The KJV: Is it THE Bible? Part 4: Jacobean English (not thine English)

The KJV: Is it THE Bible? Part 4: Jacobean English, or “Have It Thine Way”

“Some sentences in the KJV will not be understood without the help of a commentary.  Champions of the use of the KJV forget that they have been conditioned to its oddities by a lifetime of study.  The new reader and the uneducated reader have not had that conditioning.”
-Jack P. Lewis (1)

In our last post we discussed the language issues in translating the King James to English.  The King James Bible is known and used throughout the world, even in foreign-language speaking countries. However, we must understand that the day will come when Jacobian English, the language of the King James Version, will be unreadable to an audience that speaks a language that changes so quickly.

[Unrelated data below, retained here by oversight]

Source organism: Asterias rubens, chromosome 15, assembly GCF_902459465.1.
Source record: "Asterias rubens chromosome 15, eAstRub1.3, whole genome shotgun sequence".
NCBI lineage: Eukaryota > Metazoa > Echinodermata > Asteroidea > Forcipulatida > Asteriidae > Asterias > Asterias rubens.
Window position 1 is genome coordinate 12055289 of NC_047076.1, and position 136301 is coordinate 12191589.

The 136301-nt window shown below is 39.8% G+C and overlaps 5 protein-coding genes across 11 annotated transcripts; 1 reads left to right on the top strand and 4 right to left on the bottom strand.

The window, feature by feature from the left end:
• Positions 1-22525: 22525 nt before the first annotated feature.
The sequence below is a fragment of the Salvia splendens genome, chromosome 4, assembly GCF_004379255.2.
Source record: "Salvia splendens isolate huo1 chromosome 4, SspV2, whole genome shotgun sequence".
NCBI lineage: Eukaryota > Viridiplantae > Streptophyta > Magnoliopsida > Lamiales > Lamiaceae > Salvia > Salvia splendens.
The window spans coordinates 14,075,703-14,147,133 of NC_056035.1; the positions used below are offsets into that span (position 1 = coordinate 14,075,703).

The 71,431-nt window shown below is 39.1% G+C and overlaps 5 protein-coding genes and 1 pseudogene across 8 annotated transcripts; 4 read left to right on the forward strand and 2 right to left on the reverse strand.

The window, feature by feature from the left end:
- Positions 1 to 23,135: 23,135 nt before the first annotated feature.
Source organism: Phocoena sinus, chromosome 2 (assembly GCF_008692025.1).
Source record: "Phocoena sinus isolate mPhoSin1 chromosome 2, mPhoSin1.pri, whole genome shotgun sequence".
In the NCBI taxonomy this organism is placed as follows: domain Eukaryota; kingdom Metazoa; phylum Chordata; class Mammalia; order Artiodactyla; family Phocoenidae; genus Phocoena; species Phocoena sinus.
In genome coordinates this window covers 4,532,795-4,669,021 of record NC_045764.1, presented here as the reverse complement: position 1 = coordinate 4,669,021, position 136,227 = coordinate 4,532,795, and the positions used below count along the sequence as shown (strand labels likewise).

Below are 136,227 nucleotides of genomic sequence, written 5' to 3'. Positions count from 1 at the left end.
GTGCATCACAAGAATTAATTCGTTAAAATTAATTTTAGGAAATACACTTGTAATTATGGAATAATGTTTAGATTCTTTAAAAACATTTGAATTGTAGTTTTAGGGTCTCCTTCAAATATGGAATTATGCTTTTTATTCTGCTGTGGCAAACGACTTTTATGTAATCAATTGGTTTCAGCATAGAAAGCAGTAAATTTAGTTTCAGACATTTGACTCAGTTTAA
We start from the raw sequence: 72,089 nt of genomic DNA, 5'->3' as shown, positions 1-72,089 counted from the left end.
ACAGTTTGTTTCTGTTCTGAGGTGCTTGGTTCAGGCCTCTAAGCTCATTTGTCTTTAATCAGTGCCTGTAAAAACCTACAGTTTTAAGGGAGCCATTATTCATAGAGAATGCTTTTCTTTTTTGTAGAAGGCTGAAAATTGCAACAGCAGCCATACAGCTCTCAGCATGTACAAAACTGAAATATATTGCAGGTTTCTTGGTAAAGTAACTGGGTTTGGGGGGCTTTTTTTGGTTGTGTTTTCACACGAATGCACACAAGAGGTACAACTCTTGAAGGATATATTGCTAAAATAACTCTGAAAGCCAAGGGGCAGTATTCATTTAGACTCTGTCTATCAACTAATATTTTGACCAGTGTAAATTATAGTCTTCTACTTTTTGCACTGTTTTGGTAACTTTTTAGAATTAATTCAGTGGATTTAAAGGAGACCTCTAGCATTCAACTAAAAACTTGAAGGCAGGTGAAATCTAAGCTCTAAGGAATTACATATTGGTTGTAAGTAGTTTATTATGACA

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The KJV: Is it THE Bible? Part 2: A Brief History of a Politically Charged Translation

The KJV: Is it THE Bible? Part 2: A Brief History of a Politically-Charged Translation

In our first post we introduced varieties KJV enthusiasm, and initial reasons why the KJV-only movement is divisive and counter-intuitive.

And now a brief history of the King James Bible.  The KJV actually wasn’t the first English Bible, nor was it the first produced by the Church of England.  English Bibles that came before it were Cloverdale’s (1535), Tyndale’s (1536), Matthew’s (1537), Taverner’s (1539), the Great Bible (1539), the Geneva (1560), the Bishop’s (1568), and the Rhiems-Douay (1582).

Translation Process
One of the main reasons the KJV came about was to produce a translation that would unify everyone, that would “corner the market” and prevent confusion between translations, two in particular.  The Geneva was the preferred translation among the  public (and the one Shakespeare quoted), while the Bishop’s Bible was used by clergy.
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